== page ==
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Irish Eurovision Act ‘Made To Remove’ Pro-Palestine Messages From Costume

Irish Eurovision Act ‘Made To Remove’ Pro-Palestine Messages From Costume
Irish Eurovision Act ‘Made To Remove’ Pro-Palestine Messages From Costume

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Irish Eurovision performer Bambie Thug has claimed they were made to remove messages of solidarity with Palestine from their stage outfit in the lead-up to their first performance of the competition.

On Tuesday night, Bambie was one of 15 acts to compete in the first of this year’s two semi-finals, during which they became Ireland’s first qualifying act since 2018.

During Eurovision rehearsals, the singer-songwriter has been seen sporting subtle messages of solidarity with Palestine – including “freedom for Palestine” and “ceasefire”, written in the ancient Celtic alphabet Ogham – on their body.

However, these were not present when Bambie performed on Tuesday, which they said after the show was down to Eurovision organisers the European Broadcasting Union (EBU).

Bambie told reporters at a post-show press conference these slogans were “very important for me because I am pro-justice and pro-peace”.

“Unfortunately,” they added, “I had to change those messages today, to ‘Crown The Witch’ only… in order from the EBU.”

An EBU rep told The Irish Mirror: “The writing seen on Bambie Thug’s body during dress rehearsals contravened contest rules that are designed to protect the non-political nature of the event.

“After discussions with the Irish delegation, they agreed to change the text for the live show.”

HuffPost UK has contacted the EBU for additional comment.

Back in March, Bambie co-signed a statement – alongside the acts representing Norway, Portugal, San Marino, Switzerland, Denmark, Lithuania and Finland – responding to calls for them to pull out of the competition in solidarity with Palestine, due to Israel’s involvement.

The group said: “In light of the current situation in the Occupied Palestinian Territories, and particularly in Gaza, and in Israel, we do not feel comfortable being silent.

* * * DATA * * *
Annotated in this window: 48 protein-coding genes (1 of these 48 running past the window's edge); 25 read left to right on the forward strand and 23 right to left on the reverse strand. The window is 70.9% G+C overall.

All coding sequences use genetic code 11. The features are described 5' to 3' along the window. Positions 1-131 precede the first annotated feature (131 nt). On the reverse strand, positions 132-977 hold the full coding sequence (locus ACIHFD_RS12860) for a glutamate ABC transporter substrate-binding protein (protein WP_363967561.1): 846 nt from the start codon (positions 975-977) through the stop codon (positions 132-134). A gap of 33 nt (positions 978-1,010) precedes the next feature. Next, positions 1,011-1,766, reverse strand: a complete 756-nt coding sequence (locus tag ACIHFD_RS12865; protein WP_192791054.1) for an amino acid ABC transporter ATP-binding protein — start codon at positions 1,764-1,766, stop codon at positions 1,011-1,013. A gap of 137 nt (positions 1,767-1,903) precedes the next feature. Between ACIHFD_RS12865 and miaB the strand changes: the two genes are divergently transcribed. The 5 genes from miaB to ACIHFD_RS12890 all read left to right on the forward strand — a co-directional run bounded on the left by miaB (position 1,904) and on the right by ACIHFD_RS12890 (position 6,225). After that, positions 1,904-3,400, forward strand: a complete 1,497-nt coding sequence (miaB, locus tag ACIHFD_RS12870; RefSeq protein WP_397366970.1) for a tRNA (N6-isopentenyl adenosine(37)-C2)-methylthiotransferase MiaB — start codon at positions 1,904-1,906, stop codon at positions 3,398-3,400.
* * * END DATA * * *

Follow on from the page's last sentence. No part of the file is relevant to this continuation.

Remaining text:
“It is important to us to stand in solidarity with the oppressed and communicate our heartfelt wish for peace, an immediate and lasting ceasefire, and the safe return of all hostages. We stand united against all forms of hate, including antisemitism and Islamophobia.

“We firmly believe in the unifying power of music, enabling people to transcend differences and foster meaningful conversations and connections. We feel that it is our duty to create and uphold this space, with a strong hope that it will inspire greater compassion and empathy.”

Bambie told Metro more recently: “We couldn’t stay silent on the matter. I basically said what I wanted to say in my statement, but it is down to the EBU and it is down to even my broadcaster.

“I’m getting a lot of targeted abuse that I don’t think it’s entirely fair, actually, when I’m not the one that’s making the decisions, but I am extremely pro Palestine and it is disappointing that the EBU has made this this decision because I don’t think it’s correct.”

The Palestine-led BDS (Boycott, Divestment and Sanctions) movement previously publicly urged the UK’s Olly Alexander to back out of the competition, which the former Years & Years star has also publicly addressed on several occasions.



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